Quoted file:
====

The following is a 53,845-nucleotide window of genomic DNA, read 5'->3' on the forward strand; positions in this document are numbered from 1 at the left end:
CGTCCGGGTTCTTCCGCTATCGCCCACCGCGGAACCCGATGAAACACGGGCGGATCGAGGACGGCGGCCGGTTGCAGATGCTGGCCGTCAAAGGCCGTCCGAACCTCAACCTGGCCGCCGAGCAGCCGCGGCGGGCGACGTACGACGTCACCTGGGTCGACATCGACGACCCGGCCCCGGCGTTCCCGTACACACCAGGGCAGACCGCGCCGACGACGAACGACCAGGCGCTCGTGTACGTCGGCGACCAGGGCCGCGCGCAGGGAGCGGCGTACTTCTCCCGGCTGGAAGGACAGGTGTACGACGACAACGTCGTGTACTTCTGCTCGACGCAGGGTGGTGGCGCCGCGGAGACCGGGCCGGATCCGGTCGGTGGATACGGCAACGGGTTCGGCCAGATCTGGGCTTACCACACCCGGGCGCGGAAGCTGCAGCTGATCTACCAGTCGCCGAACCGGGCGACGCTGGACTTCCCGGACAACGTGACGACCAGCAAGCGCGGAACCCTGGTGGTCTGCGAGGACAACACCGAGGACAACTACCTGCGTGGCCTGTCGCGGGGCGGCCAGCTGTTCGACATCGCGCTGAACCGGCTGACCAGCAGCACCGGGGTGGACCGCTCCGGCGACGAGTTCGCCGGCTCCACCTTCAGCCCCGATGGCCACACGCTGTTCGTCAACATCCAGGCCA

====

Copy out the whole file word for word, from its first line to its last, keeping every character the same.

The following is a 53,845-nucleotide window of genomic DNA, read 5'->3' on the forward strand; positions in this document are numbered from 1 at the left end:
CGTCCGGGTTCTTCCGCTATCGCCCACCGCGGAACCCGATGAAACACGGGCGGATCGAGGACGGCGGCCGGTTGCAGATGCTGGCCGTCAAAGGCCGTCCGAACCTCAACCTGGCCGCCGAGCAGCCGCGGCGGGCGACGTACGACGTCACCTGGGTCGACATCGACGACCCGGCCCCGGCGTTCCCGTACACACCAGGGCAGACCGCGCCGACGACGAACGACCAGGCGCTCGTGTACGTCGGCGACCAGGGCCGCGCGCAGGGAGCGGCGTACTTCTCCCGGCTGGAAGGACAGGTGTACGACGACAACGTCGTGTACTTCTGCTCGACGCAGGGTGGTGGCGCCGCGGAGACCGGGCCGGATCCGGTCGGTGGATACGGCAACGGGTTCGGCCAGATCTGGGCTTACCACACCCGGGCGCGGAAGCTGCAGCTGATCTACCAGTCGCCGAACCGGGCGACGCTGGACTTCCCGGACAACGTGACGACCAGCAAGCGCGGAACCCTGGTGGTCTGCGAGGACAACACCGAGGACAACTACCTGCGTGGCCTGTCGCGGGGCGGCCAGCTGTTCGACATCGCGCTGAACCGGCTGACCAGCAGCACCGGGGTGGACCGCTCCGGCGACGAGTTCGCCGGCTCCACCTTCAGCCCCGATGGCCACACGCTGTTCGTCAACATCCAGGCCA